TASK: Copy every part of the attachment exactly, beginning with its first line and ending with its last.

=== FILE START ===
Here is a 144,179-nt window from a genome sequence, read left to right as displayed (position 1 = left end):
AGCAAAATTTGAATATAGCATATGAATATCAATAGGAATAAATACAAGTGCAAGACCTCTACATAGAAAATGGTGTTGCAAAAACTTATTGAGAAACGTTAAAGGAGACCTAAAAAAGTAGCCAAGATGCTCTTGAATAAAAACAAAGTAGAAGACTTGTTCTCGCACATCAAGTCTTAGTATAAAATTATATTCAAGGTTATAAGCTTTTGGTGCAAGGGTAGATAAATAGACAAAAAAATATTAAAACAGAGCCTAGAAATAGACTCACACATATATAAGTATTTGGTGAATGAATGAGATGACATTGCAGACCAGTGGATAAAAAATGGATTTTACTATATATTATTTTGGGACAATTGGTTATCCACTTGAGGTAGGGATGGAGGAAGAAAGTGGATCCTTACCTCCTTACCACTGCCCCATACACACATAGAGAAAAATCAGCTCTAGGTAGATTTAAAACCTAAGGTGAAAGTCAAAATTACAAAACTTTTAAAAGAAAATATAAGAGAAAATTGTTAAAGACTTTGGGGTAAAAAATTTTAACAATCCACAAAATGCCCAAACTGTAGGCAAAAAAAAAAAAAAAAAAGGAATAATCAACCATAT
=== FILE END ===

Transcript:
Here is a 144,179-nt window from a genome sequence, read left to right as displayed (position 1 = left end):
AGCAAAATTTGAATATAGCATATGAATATCAATAGGAATAAATACAAGTGCAAGACCTCTACATAGAAAATGGTGTTGCAAAAACTTATTGAGAAACGTTAAAGGAGACCTAAAAAAGTAGCCAAGATGCTCTTGAATAAAAACAAAGTAGAAGACTTGTTCTCGCACATCAAGTCTTAGTATAAAATTATATTCAAGGTTATAAGCTTTTGGTGCAAGGGTAGATAAATAGACAAAAAAATATTAAAACAGAGCCTAGAAATAGACTCACACATATATAAGTATTTGGTGAATGAATGAGATGACATTGCAGACCAGTGGATAAAAAATGGATTTTACTATATATTATTTTGGGACAATTGGTTATCCACTTGAGGTAGGGATGGAGGAAGAAAGTGGATCCTTACCTCCTTACCACTGCCCCATACACACATAGAGAAAAATCAGCTCTAGGTAGATTTAAAACCTAAGGTGAAAGTCAAAATTACAAAACTTTTAAAAGAAAATATAAGAGAAAATTGTTAAAGACTTTGGGGTAAAAAATTTTAACAATCCACAAAATGCCCAAACTGTAGGCAAAAAAAAAAAAAAAAAAGGAATAATCAACCATAT